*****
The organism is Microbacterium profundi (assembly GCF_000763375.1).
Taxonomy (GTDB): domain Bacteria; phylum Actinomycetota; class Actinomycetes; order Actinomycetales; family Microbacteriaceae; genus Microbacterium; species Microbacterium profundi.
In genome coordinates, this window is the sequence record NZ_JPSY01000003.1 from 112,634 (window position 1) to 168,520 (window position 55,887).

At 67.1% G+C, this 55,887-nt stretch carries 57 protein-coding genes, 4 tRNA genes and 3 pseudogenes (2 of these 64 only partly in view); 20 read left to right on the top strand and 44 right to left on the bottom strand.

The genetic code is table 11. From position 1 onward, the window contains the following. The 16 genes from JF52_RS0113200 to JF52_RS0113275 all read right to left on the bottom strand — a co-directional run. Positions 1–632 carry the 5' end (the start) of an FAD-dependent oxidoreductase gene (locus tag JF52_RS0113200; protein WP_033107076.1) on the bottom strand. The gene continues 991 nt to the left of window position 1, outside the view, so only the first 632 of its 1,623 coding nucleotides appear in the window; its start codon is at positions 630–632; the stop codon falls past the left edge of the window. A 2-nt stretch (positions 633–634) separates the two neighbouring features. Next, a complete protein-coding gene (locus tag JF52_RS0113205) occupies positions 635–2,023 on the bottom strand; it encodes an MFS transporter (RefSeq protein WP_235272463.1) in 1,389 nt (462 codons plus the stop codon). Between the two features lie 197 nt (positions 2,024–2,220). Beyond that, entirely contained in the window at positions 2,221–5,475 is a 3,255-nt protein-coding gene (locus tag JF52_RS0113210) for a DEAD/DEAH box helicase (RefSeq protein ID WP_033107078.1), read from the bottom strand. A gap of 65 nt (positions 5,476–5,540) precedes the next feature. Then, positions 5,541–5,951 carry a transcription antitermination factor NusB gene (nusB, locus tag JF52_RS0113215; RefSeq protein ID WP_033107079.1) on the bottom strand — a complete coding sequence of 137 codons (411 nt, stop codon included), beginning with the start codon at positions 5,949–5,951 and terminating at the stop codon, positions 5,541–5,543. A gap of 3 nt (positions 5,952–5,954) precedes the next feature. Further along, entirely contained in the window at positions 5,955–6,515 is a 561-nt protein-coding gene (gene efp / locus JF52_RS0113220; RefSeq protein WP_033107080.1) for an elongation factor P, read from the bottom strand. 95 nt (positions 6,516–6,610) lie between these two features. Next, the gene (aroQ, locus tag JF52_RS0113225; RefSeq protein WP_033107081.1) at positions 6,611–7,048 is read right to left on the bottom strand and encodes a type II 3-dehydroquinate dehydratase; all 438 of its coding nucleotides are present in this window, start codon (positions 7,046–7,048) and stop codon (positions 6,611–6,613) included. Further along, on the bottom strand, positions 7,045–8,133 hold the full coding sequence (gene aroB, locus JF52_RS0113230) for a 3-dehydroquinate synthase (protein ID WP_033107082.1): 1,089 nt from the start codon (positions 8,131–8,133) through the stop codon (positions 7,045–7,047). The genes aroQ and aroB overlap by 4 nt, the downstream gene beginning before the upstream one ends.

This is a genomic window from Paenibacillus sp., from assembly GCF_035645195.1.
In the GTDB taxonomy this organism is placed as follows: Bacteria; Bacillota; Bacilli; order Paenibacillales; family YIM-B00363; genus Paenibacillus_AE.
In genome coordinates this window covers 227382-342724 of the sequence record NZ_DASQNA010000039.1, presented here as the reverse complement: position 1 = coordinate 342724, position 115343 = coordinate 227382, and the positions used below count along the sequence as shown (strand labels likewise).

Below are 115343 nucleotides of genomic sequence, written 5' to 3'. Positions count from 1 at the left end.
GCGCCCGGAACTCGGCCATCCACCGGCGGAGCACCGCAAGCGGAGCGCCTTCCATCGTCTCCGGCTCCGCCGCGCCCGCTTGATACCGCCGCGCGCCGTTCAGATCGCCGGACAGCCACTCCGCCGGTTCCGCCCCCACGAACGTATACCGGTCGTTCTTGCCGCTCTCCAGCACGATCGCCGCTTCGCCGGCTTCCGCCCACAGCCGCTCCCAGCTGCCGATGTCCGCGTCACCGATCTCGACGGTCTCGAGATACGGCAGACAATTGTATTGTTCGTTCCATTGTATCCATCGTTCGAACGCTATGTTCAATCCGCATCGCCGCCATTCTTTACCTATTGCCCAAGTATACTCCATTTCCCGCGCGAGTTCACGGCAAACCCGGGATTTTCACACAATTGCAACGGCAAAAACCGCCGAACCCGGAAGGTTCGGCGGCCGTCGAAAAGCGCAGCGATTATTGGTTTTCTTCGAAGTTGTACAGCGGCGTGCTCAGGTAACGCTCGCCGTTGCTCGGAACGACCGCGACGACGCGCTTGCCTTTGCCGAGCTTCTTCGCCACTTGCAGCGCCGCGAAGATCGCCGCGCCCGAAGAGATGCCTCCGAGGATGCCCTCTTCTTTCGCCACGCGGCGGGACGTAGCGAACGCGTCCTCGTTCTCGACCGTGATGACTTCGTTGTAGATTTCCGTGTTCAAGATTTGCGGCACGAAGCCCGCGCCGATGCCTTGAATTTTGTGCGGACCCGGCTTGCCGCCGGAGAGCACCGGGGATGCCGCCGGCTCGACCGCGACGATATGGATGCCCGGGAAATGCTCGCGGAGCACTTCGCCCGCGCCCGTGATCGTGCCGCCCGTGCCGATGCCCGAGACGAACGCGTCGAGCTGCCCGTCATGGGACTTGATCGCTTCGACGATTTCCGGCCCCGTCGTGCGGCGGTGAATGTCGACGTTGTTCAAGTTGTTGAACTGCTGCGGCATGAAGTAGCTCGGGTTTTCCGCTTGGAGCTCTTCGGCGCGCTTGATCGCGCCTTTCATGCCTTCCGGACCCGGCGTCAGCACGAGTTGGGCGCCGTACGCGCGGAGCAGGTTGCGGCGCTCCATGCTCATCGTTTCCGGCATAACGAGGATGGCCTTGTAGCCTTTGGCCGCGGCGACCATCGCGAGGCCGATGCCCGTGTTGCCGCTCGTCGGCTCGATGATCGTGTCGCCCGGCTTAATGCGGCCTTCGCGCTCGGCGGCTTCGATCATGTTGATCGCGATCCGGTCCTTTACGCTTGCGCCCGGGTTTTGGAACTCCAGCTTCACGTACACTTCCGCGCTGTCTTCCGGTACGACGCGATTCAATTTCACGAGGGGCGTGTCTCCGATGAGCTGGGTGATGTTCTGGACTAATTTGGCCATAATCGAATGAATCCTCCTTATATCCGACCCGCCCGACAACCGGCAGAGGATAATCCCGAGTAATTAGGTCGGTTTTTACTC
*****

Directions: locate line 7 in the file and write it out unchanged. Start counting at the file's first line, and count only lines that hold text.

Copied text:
In the GTDB taxonomy this organism is placed as follows: Bacteria; Bacillota; Bacilli; order Paenibacillales; family YIM-B00363; genus Paenibacillus_AE.